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Atlantic Ocean

Transatlantic relations refers to the historic, cultural, political, economic and social relations between countries on both side of the Atlantic Ocean. Sometimes specifically those between the United States, Canada and the countries in Europe, although other meanings are possible.

There are a number of issues over which the United States and Europe generally disagree. Some of these are cultural, such as the U.S. use of the death penalty, some are international issues such as the Middle East peace process, and many others are trade related. The current U.S. policies are often described as being unilateral in nature, whereas the European Union and Canada are often said to take a more multilateral approach, relying more on the United Nations and other international institutions to help solve issues. Of course, there are many other issues upon which they do agree.



One potential definition of transatlantic relations. The United States (in red), Canada (in green), the European Union (in blue). Excluded from this definition are non-EU states in Europe, Latin America and Africa.

Transatlantic relations can refer to relations between individual states or to relations between groups of states or international organizations with other groups or with states, or within one group. For example:
Within a group:

  • Intra-NATO relations

Between groups:

Between a group and a state:

Between states:

By language and culture

The boundaries of which states are part of Transatlantic relations depends on the context. The term may be used as a euphemism to a specific bilateral relationship, for example, Anglo-American relations. The boundary could be drawn so as only to refer member states of the EU plus the US, when discussing Euro-American relations. In other circumstances it may include Canada, or non-EU countries in Europe. The term may also be used in the context of the wider Atlantic world including Africa and Latin America.


The early relationship between Europe and America was based on colonialism and merchantilism. All modern states in the Americas can be traced back to colonial states that were founded by European nations, states that were very different from the pre-Columbian civilizations and cultures that had existed before.

Even after the United States (and later Canada) became independent, the main relationship between the two continents was one-way migration.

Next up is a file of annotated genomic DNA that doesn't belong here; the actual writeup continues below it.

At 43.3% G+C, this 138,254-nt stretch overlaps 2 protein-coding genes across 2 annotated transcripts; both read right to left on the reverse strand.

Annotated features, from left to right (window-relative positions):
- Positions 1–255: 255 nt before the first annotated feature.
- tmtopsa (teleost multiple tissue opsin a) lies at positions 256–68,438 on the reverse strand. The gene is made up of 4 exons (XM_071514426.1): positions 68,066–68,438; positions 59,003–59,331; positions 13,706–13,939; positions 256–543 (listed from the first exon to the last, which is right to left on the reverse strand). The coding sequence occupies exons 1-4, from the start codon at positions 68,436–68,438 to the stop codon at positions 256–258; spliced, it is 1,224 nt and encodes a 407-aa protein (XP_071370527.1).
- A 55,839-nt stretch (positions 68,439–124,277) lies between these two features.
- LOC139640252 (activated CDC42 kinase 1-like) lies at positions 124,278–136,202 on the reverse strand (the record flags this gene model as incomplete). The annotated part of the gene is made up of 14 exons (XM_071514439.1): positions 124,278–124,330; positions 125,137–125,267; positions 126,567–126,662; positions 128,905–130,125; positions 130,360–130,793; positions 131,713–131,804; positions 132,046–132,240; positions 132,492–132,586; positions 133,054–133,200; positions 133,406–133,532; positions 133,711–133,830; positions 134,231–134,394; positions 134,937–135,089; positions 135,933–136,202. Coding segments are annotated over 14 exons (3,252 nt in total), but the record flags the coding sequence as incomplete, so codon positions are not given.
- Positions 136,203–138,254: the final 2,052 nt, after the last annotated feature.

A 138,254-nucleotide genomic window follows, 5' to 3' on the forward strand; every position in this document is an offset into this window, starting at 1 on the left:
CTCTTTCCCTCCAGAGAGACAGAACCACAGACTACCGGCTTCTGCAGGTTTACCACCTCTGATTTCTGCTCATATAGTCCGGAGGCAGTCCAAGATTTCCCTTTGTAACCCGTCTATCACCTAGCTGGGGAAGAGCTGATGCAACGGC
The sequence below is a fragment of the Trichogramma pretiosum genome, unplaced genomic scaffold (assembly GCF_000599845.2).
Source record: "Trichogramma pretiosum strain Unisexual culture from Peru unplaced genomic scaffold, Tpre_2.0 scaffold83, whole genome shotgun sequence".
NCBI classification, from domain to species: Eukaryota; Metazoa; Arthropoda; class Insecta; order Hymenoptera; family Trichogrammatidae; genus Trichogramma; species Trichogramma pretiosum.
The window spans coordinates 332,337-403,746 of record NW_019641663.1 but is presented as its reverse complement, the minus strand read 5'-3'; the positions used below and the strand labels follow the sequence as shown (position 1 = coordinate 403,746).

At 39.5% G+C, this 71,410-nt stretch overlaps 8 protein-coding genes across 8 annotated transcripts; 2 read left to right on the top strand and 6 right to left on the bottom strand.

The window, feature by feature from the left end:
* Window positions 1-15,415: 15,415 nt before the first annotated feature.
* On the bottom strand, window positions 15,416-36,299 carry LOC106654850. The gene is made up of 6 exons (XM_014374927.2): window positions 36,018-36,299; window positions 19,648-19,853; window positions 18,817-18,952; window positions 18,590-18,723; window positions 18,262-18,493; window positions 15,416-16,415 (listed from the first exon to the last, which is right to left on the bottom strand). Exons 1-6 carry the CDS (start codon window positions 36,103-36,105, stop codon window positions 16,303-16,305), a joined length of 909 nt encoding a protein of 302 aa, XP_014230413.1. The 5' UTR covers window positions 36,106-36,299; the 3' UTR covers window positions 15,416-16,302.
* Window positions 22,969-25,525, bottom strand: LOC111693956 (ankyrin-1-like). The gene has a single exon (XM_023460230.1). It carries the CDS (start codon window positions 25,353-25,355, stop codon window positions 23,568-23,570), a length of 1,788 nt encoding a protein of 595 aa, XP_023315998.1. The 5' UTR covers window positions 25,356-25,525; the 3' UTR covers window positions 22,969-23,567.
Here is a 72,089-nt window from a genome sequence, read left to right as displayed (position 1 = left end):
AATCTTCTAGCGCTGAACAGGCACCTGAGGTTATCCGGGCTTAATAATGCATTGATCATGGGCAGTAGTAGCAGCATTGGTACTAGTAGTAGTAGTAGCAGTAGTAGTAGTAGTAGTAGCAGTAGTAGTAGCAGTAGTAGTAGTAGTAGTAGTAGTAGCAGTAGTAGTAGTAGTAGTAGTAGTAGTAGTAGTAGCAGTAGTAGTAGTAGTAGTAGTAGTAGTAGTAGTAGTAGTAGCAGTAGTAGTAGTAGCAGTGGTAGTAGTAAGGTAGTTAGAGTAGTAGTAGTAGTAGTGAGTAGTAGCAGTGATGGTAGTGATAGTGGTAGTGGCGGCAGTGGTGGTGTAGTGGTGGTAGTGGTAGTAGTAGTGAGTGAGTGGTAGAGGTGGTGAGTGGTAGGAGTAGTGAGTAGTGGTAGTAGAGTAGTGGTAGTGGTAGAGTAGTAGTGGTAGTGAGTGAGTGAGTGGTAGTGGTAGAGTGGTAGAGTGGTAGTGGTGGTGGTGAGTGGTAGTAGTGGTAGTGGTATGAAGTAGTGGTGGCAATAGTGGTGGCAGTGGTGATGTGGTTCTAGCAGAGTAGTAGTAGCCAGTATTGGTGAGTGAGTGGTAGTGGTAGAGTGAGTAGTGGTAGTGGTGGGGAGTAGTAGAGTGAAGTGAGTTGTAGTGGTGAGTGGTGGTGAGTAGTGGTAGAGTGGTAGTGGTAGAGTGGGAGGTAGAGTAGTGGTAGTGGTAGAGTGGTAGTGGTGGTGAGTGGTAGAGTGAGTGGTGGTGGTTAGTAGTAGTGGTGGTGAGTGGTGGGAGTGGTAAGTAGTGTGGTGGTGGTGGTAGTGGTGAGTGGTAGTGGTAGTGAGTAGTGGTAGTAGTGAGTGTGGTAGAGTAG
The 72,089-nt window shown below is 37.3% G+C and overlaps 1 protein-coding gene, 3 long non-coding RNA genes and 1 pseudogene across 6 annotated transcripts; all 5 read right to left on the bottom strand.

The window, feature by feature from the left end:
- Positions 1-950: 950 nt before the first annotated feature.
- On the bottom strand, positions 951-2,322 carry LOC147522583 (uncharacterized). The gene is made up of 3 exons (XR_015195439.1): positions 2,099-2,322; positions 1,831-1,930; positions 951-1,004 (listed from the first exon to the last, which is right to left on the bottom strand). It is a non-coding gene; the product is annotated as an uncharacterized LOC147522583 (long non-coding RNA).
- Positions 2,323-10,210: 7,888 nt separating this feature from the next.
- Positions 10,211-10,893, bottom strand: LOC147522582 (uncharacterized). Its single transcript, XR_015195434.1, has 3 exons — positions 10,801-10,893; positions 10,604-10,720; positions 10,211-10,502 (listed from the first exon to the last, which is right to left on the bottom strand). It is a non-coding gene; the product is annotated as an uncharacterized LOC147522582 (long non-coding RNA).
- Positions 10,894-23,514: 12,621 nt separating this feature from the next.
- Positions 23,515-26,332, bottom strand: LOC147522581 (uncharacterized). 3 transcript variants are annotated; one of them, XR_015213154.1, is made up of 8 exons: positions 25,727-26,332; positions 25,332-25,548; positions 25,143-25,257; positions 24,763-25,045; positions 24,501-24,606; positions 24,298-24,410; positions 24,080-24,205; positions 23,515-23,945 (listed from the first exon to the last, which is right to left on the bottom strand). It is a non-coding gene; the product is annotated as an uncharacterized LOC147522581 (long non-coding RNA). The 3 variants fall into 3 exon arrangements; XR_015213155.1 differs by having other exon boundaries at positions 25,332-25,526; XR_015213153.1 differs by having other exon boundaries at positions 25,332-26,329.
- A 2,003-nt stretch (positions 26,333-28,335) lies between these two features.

Politically the United States tried to keep a distance from European affairs, and Canada was subordinate to British foreign policy.

During the First World War however both North American states found themselves fighting in Europe and engrossed in European politics. President Woodrow Wilson's Fourteen Points helped to redraw the map of Europe.

Although the Roosevelt administration wanted to enter the war against Germany, the vast majority of Americans were too isolationist and disillusioned at their experience in World War One to seek involvement in the World War Two, at least until the U.S. was attacked by Japan at Pearl Harbor on December 7, 1941, and Adolf Hitler declared war on the United States on December 11, 1941. Once involved, the US became pivotal to the war effort and therefore European politics.

After the second war the United States and Canada both desired a permanent role in the defence of Europe, and European states wanted protection from the Soviet Union. The result was the North Atlantic Treaty Organization, which became the lynchpin of Transatlantic relations during the Cold War.

Recent issues of contention

A poster promoting the Marshall Plan. Several European countries received significant aid from the US after the second world war. The Cold War greatly affected the transatlantic relations of the time.

Recent transatlantic relations have been described as strained, especially due to divergent positions on the Iraq war which prominent European nations, including France and Germany (dubbed Old Europe by Donald Rumsfeld) opposed. Another major issue is reducing pollution with the Kyoto protocol, which the whole European Union and Canada support and the United States opposes. Nevertheless, there are many cultural, economic, political and military ties between the two areas.


Arms embargo on the People's Republic of China

Both the United States and the European Union as of 2005 have an arms embargo against China (PRC), put in place in 1989 after the events of Tiananmen Square. The U.S. and some EU members continue to support the ban but others, spearheaded by France, have been attempting to persuade the EU to lift the ban, arguing that more effective measures can be imposed, but also to improve trade relations between China and certain EU states. The U.S. strongly opposes this, and after the PRC passed an anti-secession law against Taiwan the likelihood of the ban being lifted diminished somewhat.

Secret CIA prisons